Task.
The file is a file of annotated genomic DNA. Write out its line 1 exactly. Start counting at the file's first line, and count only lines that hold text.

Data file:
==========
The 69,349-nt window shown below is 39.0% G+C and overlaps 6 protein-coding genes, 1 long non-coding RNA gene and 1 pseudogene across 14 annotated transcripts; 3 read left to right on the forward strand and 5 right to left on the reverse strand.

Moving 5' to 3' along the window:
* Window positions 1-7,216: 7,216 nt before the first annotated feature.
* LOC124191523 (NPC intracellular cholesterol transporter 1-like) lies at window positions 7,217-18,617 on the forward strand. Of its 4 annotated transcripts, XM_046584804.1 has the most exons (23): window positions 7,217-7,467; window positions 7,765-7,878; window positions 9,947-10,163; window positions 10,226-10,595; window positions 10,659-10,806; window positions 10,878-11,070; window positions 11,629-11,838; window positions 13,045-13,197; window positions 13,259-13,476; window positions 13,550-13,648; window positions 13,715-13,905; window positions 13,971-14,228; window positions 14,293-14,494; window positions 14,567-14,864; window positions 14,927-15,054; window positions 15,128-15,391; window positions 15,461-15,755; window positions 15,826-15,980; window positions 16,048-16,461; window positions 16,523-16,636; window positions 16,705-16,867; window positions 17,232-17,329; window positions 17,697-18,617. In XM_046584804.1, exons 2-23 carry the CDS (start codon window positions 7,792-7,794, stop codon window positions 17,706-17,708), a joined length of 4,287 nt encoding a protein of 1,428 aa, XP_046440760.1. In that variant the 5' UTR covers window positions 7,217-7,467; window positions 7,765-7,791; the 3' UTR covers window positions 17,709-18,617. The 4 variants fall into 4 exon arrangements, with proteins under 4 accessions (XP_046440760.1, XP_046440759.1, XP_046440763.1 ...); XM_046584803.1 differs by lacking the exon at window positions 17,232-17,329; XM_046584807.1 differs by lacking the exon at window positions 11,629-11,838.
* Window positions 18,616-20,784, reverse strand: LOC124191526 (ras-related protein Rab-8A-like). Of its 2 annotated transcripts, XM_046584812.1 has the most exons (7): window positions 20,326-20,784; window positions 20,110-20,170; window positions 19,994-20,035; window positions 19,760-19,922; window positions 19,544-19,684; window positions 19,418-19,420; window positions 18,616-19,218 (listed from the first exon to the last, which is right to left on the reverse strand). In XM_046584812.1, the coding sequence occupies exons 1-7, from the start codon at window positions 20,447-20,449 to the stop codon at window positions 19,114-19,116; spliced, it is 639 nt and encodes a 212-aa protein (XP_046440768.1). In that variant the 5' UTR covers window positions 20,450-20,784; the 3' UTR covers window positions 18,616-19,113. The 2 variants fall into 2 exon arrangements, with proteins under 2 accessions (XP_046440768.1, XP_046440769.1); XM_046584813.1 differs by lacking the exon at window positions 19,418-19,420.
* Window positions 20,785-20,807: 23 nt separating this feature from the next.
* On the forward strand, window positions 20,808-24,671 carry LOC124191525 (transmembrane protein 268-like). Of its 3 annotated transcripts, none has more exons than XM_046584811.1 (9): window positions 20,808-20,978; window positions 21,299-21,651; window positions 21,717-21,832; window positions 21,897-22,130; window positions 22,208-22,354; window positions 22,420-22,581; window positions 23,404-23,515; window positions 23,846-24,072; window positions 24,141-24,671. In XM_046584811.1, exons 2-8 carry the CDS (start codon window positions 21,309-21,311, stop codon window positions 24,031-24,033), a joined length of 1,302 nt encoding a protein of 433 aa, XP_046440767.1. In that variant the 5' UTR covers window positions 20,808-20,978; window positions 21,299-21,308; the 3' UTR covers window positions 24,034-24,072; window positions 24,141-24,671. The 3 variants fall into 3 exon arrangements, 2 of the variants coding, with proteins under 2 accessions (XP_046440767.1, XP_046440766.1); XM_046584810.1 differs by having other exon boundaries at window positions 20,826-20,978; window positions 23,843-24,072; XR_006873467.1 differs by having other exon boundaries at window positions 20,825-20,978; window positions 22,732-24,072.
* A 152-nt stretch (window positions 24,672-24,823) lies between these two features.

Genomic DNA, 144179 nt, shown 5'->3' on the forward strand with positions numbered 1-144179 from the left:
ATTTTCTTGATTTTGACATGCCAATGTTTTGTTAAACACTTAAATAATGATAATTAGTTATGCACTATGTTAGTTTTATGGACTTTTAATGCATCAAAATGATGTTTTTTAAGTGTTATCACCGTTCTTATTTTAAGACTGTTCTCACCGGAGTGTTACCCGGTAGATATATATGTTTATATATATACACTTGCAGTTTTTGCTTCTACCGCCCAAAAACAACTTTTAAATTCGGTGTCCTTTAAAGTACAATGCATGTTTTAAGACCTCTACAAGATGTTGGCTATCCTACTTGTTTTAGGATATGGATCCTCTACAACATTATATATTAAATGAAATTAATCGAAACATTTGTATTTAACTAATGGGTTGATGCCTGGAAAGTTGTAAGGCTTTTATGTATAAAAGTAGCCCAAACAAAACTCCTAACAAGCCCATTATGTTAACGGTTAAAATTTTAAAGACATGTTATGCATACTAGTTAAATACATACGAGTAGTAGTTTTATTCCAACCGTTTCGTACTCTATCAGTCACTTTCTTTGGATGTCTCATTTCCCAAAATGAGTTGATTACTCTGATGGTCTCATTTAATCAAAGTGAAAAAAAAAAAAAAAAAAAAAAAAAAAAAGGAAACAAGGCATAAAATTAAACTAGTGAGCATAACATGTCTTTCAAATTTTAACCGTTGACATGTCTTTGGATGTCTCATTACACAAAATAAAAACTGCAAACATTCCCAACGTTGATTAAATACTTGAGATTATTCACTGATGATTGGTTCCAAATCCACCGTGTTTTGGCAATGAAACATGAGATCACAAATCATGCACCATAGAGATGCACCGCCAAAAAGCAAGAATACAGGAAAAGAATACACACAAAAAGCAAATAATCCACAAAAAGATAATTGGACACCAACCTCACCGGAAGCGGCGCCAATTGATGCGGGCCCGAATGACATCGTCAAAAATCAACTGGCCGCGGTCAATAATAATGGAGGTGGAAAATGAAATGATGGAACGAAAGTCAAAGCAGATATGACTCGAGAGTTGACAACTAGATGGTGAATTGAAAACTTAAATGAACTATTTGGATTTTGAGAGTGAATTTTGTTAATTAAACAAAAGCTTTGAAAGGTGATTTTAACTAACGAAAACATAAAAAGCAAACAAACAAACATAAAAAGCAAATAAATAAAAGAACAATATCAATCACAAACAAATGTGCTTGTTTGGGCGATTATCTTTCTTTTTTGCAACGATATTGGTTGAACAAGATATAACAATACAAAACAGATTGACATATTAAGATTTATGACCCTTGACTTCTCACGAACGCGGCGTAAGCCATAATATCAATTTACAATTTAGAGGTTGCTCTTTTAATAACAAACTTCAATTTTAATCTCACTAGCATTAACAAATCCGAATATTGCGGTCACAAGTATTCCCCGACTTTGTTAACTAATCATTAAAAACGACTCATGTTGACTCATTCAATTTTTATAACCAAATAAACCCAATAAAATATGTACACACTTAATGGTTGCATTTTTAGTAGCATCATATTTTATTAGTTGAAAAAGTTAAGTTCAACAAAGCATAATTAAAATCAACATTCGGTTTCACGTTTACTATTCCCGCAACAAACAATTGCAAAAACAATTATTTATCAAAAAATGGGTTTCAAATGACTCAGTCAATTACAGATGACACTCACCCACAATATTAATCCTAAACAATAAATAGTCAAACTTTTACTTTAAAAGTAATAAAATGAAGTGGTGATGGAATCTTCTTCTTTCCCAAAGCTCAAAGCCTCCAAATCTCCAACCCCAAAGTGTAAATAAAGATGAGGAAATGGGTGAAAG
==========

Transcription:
The 69,349-nt window shown below is 39.0% G+C and overlaps 6 protein-coding genes, 1 long non-coding RNA gene and 1 pseudogene across 14 annotated transcripts; 3 read left to right on the forward strand and 5 right to left on the reverse strand.